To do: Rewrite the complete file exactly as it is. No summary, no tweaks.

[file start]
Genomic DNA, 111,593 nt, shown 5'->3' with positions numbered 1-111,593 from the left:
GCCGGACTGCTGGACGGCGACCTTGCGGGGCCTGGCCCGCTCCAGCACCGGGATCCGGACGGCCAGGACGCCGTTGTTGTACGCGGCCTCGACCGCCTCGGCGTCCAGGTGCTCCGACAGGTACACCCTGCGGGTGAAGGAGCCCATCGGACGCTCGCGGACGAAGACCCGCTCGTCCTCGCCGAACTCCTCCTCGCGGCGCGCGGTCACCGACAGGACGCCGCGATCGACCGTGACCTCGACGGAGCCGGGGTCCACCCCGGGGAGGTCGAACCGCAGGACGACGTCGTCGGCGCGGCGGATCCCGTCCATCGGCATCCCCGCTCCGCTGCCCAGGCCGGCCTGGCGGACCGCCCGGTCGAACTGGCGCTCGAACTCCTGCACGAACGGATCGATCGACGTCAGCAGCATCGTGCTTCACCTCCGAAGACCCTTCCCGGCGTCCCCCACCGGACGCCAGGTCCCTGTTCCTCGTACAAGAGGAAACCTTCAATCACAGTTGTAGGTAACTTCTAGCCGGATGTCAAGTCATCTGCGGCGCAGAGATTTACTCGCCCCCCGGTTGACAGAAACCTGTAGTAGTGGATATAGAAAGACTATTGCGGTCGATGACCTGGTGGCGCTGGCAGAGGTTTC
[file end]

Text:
Genomic DNA, 111,593 nt, shown 5'->3' with positions numbered 1-111,593 from the left:
GCCGGACTGCTGGACGGCGACCTTGCGGGGCCTGGCCCGCTCCAGCACCGGGATCCGGACGGCCAGGACGCCGTTGTTGTACGCGGCCTCGACCGCCTCGGCGTCCAGGTGCTCCGACAGGTACACCCTGCGGGTGAAGGAGCCCATCGGACGCTCGCGGACGAAGACCCGCTCGTCCTCGCCGAACTCCTCCTCGCGGCGCGCGGTCACCGACAGGACGCCGCGATCGACCGTGACCTCGACGGAGCCGGGGTCCACCCCGGGGAGGTCGAACCGCAGGACGACGTCGTCGGCGCGGCGGATCCCGTCCATCGGCATCCCCGCTCCGCTGCCCAGGCCGGCCTGGCGGACCGCCCGGTCGAACTGGCGCTCGAACTCCTGCACGAACGGATCGATCGACGTCAGCAGCATCGTGCTTCACCTCCGAAGACCCTTCCCGGCGTCCCCCACCGGACGCCAGGTCCCTGTTCCTCGTACAAGAGGAAACCTTCAATCACAGTTGTAGGTAACTTCTAGCCGGATGTCAAGTCATCTGCGGCGCAGAGATTTACTCGCCCCCCGGTTGACAGAAACCTGTAGTAGTGGATATAGAAAGACTATTGCGGTCGATGACCTGGTGGCGCTGGCAGAGGTTTC